Chestermere - Strathmore MLA Leela Aheer was in Calgary ramping up her run to be the next leader of the United Conservative Party and Premier of Alberta.
Speaking to about 100 supporters in North East Calgary, Aheer laid it out on the line in her speech to the attendees. She stated that the party has made mistakes in the past, but the party has grown stronger and learnt from the past.
The UCP candidate said that the next leader has to be someone that is humble and be willing to be a team player "(We need) a leader that doesn't stand in front of you, but someone who stands beside's you, someone whose shoulders you stand on."
Aheer said that being the leader of the UCP will ultimately mean finding where the talent lies in the caucus, "I think the biggest issue that we've had in the past is that there just wasn't that ability to bond and find out where everybody's talents and strengths were."
She added that so much can be accomplished when everyone works together for one common goal, " [T]hink about what we can actually accomplish if we work together. And if we have solid policies that are Alberta-based policies that are centred and grounded in conversation and consultation, you just have a very different buy-in." She continues to say that the next premier will have to act like a choir director, "You have to have a conductor that understands the various talents and gifts of all of those people."
Two areas in which the party will need to address after a new leader is elected are listening and consultation Aheer openly stated.
When asked about the news release from 72 municipalities mayors, and reeves across Alberta, and the National Police Federation, regarding the implementation of a provincial police force, Aheer said that it shows to her that the province hasn't consulted enough on the issue, "We haven't consulted enough (regarding the issue of a provincial police force).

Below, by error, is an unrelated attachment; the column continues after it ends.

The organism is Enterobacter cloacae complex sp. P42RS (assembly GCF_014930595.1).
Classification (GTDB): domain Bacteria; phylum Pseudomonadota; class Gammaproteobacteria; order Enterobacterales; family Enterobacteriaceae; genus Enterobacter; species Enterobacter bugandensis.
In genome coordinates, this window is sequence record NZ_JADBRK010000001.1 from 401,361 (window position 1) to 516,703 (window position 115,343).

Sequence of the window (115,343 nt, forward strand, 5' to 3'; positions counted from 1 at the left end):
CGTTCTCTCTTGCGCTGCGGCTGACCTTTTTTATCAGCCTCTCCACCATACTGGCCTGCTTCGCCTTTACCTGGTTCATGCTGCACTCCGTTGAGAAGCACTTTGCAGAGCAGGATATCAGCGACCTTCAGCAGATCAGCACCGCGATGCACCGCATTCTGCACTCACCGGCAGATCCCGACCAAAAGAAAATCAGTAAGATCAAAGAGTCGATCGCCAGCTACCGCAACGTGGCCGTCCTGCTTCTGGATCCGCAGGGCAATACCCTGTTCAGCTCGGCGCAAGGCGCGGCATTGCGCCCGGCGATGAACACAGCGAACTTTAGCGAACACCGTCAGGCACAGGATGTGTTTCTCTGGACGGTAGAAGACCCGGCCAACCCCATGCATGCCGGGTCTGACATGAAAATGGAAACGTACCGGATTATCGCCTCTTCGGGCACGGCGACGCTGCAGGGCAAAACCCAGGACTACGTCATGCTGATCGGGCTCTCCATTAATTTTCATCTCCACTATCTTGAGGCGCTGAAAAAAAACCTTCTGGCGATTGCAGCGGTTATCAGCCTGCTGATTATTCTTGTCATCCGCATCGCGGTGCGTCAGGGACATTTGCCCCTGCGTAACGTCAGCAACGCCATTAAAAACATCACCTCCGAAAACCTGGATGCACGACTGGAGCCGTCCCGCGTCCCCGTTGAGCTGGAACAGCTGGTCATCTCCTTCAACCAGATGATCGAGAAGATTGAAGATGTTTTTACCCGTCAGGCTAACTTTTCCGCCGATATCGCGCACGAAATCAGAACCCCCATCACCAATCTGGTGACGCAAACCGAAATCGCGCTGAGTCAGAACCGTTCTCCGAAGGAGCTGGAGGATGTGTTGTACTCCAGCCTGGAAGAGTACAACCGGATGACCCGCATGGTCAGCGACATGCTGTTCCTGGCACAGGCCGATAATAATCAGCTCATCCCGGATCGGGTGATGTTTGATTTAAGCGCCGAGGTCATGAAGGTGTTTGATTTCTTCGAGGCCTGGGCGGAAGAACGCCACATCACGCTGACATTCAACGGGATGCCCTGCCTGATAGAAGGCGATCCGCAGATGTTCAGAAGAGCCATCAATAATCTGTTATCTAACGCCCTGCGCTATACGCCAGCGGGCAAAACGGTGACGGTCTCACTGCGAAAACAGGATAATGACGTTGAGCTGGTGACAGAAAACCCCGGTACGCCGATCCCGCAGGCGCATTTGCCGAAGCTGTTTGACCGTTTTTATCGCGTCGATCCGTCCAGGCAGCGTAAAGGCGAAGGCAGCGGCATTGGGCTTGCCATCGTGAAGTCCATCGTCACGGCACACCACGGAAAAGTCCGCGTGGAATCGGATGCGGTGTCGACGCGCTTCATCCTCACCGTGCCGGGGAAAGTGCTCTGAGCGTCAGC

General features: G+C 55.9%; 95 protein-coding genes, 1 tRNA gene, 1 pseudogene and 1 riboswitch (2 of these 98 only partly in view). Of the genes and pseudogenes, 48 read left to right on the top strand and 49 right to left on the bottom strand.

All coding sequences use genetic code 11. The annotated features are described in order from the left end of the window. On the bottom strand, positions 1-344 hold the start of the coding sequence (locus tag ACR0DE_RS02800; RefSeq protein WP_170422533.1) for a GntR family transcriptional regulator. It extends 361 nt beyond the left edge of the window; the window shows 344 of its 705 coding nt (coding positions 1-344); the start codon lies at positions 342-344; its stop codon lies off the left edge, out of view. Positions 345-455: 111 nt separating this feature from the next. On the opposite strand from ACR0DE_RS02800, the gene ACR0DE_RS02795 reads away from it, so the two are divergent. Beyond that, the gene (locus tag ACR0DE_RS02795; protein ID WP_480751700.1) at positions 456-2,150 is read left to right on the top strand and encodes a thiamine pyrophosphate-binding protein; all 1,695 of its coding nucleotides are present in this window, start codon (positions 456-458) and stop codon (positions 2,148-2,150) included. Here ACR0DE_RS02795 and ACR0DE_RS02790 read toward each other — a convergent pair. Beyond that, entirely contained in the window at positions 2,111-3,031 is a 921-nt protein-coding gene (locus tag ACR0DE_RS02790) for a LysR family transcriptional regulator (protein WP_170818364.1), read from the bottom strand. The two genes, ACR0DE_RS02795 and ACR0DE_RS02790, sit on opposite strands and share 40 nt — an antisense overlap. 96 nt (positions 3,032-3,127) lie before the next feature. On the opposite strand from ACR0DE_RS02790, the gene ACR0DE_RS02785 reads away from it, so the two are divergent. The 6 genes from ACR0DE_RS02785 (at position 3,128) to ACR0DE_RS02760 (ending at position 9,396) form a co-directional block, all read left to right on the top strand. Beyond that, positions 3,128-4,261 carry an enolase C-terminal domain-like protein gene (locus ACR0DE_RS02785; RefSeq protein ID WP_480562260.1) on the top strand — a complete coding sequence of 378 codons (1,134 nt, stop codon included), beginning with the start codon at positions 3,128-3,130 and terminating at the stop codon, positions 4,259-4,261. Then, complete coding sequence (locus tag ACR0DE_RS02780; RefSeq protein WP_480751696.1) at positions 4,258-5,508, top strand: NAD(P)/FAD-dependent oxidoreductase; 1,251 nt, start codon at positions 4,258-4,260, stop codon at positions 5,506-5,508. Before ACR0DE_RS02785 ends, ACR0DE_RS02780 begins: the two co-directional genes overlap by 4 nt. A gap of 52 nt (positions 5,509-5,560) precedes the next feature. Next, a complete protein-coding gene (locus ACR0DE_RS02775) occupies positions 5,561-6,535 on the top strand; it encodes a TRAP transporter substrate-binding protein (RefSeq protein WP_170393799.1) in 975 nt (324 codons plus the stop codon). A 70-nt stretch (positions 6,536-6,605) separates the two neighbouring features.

"(Alberta has) a lot of rural areas that are really frustrated, so we have a lot of work to do. The question I would ask you back is that if we were to have provincial police or have a rural police force, are you actually changing and fixing the issues that (rural Albertans) are facing?"
Some on social media have accused Aheer have been silent while in the cabinet, and now being more vocal about where the party has failed after Premier Kenney stepped down. Aheer said that she has been critical when needed, "for the people who know me they know that this is who I am."
When asked by The Cross Border Interviews why she's speaking out now, Aheer said that its time to own up to the mistakes and not give each other hero cookies when something goes right, "You don't jump on the next building and go, 'Yay, We did this!'. No, it's the work we're supposed to do. " She added, "But, you do thank each other for the work that was done.
"The mistakes that have been made I've taken responsibility for the ones that I can help change," the Chestermere-Strathmore MLA stated. "I'm so happy to be able to apologize, and even more so have the opportunity to fix the (some of the mistakes)." She added that not many people have the opportunity to fix their mistakes.
Aheer along with 9 other candidates have announced their intentions to seek the leadership of the UCP. Others include, UCP MLA Travis Toews, Rebecca Schulz, Rajan Sawhney, and Brian Jean, Independent MLA Todd Loewen, Former MLA and Wildrose Leader Danielle Smith, and Mayor of Amisk Bill Rock. Former PC MLA turned Alberta Liberal leader Raj Sherman has publicly expressed interest in running for the UCP Leadership, he has filed his paperwork with Elections Alberta but has not received a waiver for failing to be a UCP member for more than 6 months prior to the elections period began.